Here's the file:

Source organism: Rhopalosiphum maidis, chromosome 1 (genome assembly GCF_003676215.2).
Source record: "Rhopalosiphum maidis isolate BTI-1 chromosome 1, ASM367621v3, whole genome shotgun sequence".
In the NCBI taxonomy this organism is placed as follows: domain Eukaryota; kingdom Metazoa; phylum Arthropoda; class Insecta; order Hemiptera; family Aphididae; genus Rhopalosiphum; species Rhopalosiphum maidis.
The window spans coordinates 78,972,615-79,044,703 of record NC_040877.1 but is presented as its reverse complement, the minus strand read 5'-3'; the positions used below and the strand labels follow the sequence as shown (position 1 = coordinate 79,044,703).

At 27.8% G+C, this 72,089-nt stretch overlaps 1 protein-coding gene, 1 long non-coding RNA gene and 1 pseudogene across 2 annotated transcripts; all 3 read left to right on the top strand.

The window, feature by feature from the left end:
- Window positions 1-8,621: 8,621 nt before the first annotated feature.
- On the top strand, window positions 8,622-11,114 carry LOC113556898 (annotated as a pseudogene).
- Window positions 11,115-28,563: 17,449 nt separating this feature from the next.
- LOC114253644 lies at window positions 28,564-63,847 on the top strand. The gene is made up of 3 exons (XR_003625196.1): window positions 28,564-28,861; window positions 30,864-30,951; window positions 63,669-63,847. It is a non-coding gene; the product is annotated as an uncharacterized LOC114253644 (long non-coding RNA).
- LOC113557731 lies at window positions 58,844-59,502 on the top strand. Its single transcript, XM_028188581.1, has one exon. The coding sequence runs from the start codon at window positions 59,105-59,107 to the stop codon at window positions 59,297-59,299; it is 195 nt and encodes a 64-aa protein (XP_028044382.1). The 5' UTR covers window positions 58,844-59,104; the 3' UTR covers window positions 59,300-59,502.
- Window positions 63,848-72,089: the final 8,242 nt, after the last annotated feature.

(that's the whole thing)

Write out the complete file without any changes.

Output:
Source organism: Rhopalosiphum maidis, chromosome 1 (genome assembly GCF_003676215.2).
Source record: "Rhopalosiphum maidis isolate BTI-1 chromosome 1, ASM367621v3, whole genome shotgun sequence".
In the NCBI taxonomy this organism is placed as follows: domain Eukaryota; kingdom Metazoa; phylum Arthropoda; class Insecta; order Hemiptera; family Aphididae; genus Rhopalosiphum; species Rhopalosiphum maidis.
The window spans coordinates 78,972,615-79,044,703 of record NC_040877.1 but is presented as its reverse complement, the minus strand read 5'-3'; the positions used below and the strand labels follow the sequence as shown (position 1 = coordinate 79,044,703).

At 27.8% G+C, this 72,089-nt stretch overlaps 1 protein-coding gene, 1 long non-coding RNA gene and 1 pseudogene across 2 annotated transcripts; all 3 read left to right on the top strand.

The window, feature by feature from the left end:
- Window positions 1-8,621: 8,621 nt before the first annotated feature.
- On the top strand, window positions 8,622-11,114 carry LOC113556898 (annotated as a pseudogene).
- Window positions 11,115-28,563: 17,449 nt separating this feature from the next.
- LOC114253644 lies at window positions 28,564-63,847 on the top strand. The gene is made up of 3 exons (XR_003625196.1): window positions 28,564-28,861; window positions 30,864-30,951; window positions 63,669-63,847. It is a non-coding gene; the product is annotated as an uncharacterized LOC114253644 (long non-coding RNA).
- LOC113557731 lies at window positions 58,844-59,502 on the top strand. Its single transcript, XM_028188581.1, has one exon. The coding sequence runs from the start codon at window positions 59,105-59,107 to the stop codon at window positions 59,297-59,299; it is 195 nt and encodes a 64-aa protein (XP_028044382.1). The 5' UTR covers window positions 58,844-59,104; the 3' UTR covers window positions 59,300-59,502.
- Window positions 63,848-72,089: the final 8,242 nt, after the last annotated feature.